Does my “petite woman” stature mean I’ll never be seen an adult?

Guest post by Britstix
By: PascalCC BY 2.0

I am a petite 27-year-old woman. My whole life I have looked younger than my age, and my size has always been a defining characteristic. I’ve always been “cute” or “tiny” and people took to calling me “Little Britstix.” In one of my first temp jobs, my boss called me Ant because I’m tiny but I can lift heavy things. I am strong and smart and capable, but somehow my age/size/gender continues to eclipse those other achievements.

I spent the first eight years of my career working in the theatre as a stage manager and I faced a lot of gender discrimination. Despite years of formal training, internships, and hard work, the men who ran the theatres (directors, technical directors, designers, master electricians, master carpenters) still did not believe I was capable of changing a lamp, climbing a ladder, moving furniture, or understanding the machinations of their designs. With every new show, I had to re-prove myself to my new colleagues as a competent theatre professional. It was exhausting. My decisions were constantly challenged as if I were some green intern.

For the past three years, I’ve worked at a biotech company that is overwhelmingly female-staffed. Over 60% of the upper level management is comprised of women and over half the company itself is female. Up until recently, I hadn’t experienced any condescending discrimination at all. I’ve been a valued member of the company and people have respected me for my knowledge base and my work ethic. I was so sure that this was directly related to the number of women in the company and I was so proud of my company for being a great place for women to advance their careers.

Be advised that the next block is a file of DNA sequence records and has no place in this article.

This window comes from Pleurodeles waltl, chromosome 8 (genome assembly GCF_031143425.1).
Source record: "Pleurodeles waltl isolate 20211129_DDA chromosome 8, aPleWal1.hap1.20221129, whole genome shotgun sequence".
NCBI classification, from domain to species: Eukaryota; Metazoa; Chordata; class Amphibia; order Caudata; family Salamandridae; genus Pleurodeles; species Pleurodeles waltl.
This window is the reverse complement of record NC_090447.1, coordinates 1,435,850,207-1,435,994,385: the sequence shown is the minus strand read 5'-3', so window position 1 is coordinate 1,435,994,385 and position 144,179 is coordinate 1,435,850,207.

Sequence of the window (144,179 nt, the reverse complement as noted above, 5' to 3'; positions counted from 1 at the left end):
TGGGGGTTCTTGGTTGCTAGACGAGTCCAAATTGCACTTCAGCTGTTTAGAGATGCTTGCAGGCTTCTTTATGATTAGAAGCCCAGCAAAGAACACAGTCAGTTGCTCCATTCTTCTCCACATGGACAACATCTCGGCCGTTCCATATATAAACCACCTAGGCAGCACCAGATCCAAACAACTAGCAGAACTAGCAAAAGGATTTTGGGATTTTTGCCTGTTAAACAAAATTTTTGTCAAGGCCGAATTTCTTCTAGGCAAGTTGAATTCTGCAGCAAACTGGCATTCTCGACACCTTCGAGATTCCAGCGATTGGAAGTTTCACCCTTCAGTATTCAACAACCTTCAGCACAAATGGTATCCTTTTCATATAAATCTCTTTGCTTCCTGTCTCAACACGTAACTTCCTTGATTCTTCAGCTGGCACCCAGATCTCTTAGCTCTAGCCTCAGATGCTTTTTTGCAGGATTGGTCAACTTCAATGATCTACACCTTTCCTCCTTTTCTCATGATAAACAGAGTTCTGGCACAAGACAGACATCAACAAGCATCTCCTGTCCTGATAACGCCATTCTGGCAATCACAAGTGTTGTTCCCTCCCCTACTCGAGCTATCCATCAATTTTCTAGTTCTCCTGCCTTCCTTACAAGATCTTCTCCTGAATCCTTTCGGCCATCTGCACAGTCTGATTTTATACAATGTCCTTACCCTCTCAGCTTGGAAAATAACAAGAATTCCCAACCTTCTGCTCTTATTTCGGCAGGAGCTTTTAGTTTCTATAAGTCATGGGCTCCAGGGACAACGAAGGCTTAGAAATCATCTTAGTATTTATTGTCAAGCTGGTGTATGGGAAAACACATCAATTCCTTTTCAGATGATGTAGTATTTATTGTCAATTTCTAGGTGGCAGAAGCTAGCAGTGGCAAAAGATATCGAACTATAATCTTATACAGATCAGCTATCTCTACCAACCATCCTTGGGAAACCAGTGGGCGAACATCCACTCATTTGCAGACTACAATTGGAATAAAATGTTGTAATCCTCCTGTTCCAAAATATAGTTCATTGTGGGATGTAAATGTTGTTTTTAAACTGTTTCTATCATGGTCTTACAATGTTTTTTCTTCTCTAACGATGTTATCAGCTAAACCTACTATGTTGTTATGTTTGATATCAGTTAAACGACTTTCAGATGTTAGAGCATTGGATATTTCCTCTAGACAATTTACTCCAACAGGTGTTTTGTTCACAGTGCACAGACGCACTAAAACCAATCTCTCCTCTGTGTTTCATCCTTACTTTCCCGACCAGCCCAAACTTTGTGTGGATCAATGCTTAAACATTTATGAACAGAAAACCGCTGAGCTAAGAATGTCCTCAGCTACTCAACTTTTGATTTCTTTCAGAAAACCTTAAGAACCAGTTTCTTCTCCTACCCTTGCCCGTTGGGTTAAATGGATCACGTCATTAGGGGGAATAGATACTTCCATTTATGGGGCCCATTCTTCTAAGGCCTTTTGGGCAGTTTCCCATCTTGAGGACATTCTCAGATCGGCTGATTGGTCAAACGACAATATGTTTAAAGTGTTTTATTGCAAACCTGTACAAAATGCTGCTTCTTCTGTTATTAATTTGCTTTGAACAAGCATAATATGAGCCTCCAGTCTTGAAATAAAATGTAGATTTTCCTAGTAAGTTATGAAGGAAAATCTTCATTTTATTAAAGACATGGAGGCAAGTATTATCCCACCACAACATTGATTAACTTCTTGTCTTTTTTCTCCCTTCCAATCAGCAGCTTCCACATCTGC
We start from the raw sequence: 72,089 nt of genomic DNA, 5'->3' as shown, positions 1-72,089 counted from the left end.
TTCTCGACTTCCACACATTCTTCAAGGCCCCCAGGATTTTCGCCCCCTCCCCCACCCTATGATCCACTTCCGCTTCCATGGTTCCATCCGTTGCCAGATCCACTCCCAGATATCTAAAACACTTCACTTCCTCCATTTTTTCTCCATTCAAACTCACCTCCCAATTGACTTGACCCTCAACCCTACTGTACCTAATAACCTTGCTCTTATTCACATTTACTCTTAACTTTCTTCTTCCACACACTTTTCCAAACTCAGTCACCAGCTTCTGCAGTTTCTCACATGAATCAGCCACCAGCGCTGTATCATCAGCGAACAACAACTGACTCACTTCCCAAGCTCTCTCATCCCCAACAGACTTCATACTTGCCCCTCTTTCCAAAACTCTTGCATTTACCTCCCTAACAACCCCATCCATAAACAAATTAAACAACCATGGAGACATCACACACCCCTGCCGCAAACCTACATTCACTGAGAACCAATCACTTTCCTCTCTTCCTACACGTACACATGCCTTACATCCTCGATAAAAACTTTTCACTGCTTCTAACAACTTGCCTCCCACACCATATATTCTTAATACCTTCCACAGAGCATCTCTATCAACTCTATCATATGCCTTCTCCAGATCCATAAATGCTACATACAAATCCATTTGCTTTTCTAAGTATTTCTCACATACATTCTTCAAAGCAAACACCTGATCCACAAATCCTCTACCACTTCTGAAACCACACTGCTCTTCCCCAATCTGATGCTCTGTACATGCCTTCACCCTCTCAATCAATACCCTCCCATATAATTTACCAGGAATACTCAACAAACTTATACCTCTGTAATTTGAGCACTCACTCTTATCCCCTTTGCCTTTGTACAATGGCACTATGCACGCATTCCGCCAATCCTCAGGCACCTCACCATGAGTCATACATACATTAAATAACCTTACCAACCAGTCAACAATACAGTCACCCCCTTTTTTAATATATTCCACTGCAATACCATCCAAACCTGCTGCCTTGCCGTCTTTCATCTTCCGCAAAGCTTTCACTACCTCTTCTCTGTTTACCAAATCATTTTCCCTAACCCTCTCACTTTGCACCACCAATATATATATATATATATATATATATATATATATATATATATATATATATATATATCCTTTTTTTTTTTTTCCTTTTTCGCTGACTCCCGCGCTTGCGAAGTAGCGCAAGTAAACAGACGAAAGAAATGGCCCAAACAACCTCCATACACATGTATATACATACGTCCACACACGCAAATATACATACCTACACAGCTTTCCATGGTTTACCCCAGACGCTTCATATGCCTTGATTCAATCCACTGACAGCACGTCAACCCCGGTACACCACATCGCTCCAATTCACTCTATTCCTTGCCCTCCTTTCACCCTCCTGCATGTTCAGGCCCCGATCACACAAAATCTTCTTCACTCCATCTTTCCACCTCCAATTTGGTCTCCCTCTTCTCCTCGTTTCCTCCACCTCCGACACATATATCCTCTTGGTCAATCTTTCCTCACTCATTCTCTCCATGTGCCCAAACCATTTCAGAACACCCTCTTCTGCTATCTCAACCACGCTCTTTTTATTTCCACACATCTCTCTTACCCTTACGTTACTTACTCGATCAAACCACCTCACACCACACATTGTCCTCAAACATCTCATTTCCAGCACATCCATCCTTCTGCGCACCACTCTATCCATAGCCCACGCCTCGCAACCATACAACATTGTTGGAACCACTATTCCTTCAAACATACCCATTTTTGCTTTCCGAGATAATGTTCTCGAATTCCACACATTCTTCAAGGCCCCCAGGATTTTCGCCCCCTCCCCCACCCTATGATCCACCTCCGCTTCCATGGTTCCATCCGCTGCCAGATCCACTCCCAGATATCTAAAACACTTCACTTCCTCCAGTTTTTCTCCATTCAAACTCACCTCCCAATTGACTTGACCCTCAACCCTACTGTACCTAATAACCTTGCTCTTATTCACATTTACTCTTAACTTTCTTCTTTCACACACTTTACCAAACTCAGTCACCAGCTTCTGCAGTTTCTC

The other day I was in a meeting with some upper management. My boss introduced me to a new employee:

“This is Britstix, my project coordinator par excellence. I’m pretty sure I wouldn’t know what day of the week it was or where I was going without her!”

Her boss (the Senior Director of our group) then jumped in, “She certainly doesn’t let us forget anything! Such a little person helps us do so much!”

I thanked them both for being so kind, finished introducing myself to the new employee, and waited for the meeting to begin.

But her comment burned in my brain. “Such a little person…” A little person? (Please note that I do not mean to offend anyone who identifies as a Little Person.) Does my stature have anything to do with my ability to work? Is the amount of work I do more astonishing because I am small? The worst part is that the comment had come from a woman. Shouldn’t she be supporting me instead of knocking me down?

I talked to my fiancรฉ about it when I got home. Initially, he didn’t see the problem with the comment. “Oh, she was just complimenting you. It was actually a double compliment because you’re tiny and also good at your job. I’ve heard people say stuff like that to women all the time. It’s supposed to be a compliment. I’m sure she was only saying it nicely.”

I was stunned. How could he not see how condescending that was? So I asked him if he’d ever heard someone make a comment like that about a male co-worker of his.

“Nope. Never. They would never say something like that to a dude. That would be humiliating.”

So… how is it less humiliating for me? How is it less embarrassing for a woman to be told that she is somehow less than a whole person? I felt like an intern again. Like my experience and abilities were secondary to my appearance.

When do I get to just be a normal adult woman? When I’m married will people start treating me with respect? When I have kids will I no longer be just a little person who miraculously does a lot of things? When will I be given the respect that I feel I deserve as a woman closer to 30 than 20?